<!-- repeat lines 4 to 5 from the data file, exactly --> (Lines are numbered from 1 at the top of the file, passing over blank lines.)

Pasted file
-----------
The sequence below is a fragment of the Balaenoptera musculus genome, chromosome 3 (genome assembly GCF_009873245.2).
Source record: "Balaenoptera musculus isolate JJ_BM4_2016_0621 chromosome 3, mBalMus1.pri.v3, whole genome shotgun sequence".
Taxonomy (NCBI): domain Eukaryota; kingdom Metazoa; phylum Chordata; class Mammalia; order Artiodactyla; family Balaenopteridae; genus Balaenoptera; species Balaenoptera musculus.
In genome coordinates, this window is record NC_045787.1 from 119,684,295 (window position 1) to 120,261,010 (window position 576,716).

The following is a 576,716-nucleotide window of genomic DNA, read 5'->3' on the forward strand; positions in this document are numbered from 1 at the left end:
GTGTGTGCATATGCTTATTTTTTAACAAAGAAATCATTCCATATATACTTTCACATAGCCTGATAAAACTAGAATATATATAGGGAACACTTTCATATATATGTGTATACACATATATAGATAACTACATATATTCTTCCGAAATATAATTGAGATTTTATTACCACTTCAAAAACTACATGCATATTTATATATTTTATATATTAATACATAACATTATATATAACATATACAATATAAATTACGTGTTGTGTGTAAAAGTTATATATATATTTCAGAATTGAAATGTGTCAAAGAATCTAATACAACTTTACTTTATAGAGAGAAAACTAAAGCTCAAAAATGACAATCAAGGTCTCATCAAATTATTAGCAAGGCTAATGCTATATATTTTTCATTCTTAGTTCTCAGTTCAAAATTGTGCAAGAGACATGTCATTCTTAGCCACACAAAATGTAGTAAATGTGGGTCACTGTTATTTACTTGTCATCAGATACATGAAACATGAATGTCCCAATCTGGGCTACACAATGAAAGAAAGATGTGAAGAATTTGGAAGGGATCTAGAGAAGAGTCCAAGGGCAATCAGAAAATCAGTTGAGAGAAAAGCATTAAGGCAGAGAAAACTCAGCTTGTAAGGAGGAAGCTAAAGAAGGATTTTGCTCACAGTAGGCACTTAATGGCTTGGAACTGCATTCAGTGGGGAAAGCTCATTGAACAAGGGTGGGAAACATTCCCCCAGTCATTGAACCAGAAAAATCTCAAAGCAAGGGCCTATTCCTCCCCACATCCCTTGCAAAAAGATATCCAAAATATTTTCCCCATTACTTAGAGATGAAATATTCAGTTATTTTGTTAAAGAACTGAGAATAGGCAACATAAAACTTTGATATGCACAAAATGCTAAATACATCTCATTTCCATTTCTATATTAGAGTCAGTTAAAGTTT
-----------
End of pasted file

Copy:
In genome coordinates, this window is record NC_045787.1 from 119,684,295 (window position 1) to 120,261,010 (window position 576,716).

The following is a 576,716-nucleotide window of genomic DNA, read 5'->3' on the forward strand; positions in this document are numbered from 1 at the left end: